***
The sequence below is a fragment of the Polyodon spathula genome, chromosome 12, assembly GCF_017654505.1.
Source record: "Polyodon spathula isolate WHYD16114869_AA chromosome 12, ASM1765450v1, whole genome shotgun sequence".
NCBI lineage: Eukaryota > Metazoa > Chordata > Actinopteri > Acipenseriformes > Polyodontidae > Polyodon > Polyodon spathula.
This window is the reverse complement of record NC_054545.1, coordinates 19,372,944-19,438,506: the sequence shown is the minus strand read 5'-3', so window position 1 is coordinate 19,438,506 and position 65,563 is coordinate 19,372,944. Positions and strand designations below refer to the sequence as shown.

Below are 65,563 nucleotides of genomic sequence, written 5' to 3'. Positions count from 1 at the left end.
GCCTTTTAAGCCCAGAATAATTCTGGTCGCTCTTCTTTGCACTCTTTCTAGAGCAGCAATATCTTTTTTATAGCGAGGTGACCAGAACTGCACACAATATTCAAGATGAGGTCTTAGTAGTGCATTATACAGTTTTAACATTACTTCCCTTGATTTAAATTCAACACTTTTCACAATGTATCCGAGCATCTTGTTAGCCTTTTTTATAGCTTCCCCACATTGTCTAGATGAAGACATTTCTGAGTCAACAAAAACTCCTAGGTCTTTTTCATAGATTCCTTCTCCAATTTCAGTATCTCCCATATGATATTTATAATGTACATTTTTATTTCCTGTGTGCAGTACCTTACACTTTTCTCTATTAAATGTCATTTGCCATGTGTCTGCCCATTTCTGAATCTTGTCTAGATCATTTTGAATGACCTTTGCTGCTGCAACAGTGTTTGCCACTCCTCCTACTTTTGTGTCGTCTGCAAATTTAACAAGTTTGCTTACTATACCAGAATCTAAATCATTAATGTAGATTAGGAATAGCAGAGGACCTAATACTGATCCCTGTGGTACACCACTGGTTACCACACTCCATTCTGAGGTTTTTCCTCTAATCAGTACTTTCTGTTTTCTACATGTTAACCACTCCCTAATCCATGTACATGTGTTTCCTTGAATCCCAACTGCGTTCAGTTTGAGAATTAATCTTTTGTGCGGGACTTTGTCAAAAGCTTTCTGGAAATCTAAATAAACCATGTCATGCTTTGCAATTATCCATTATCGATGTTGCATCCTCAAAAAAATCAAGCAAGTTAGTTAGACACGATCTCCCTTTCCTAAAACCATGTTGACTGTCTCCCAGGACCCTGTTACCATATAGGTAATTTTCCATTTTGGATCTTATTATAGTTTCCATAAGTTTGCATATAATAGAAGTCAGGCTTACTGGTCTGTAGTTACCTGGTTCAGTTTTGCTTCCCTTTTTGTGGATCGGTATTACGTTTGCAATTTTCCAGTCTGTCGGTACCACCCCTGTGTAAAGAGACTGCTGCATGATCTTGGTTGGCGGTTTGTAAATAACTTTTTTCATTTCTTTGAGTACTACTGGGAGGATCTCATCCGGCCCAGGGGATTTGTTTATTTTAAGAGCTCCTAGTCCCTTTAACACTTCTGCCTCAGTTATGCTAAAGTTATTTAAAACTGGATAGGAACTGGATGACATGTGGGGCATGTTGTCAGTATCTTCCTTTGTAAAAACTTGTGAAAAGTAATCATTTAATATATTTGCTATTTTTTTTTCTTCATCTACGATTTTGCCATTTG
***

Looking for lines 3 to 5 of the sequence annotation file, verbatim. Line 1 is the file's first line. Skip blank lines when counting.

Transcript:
NCBI lineage: Eukaryota > Metazoa > Chordata > Actinopteri > Acipenseriformes > Polyodontidae > Polyodon > Polyodon spathula.
This window is the reverse complement of record NC_054545.1, coordinates 19,372,944-19,438,506: the sequence shown is the minus strand read 5'-3', so window position 1 is coordinate 19,438,506 and position 65,563 is coordinate 19,372,944. Positions and strand designations below refer to the sequence as shown.

Below are 65,563 nucleotides of genomic sequence, written 5' to 3'. Positions count from 1 at the left end.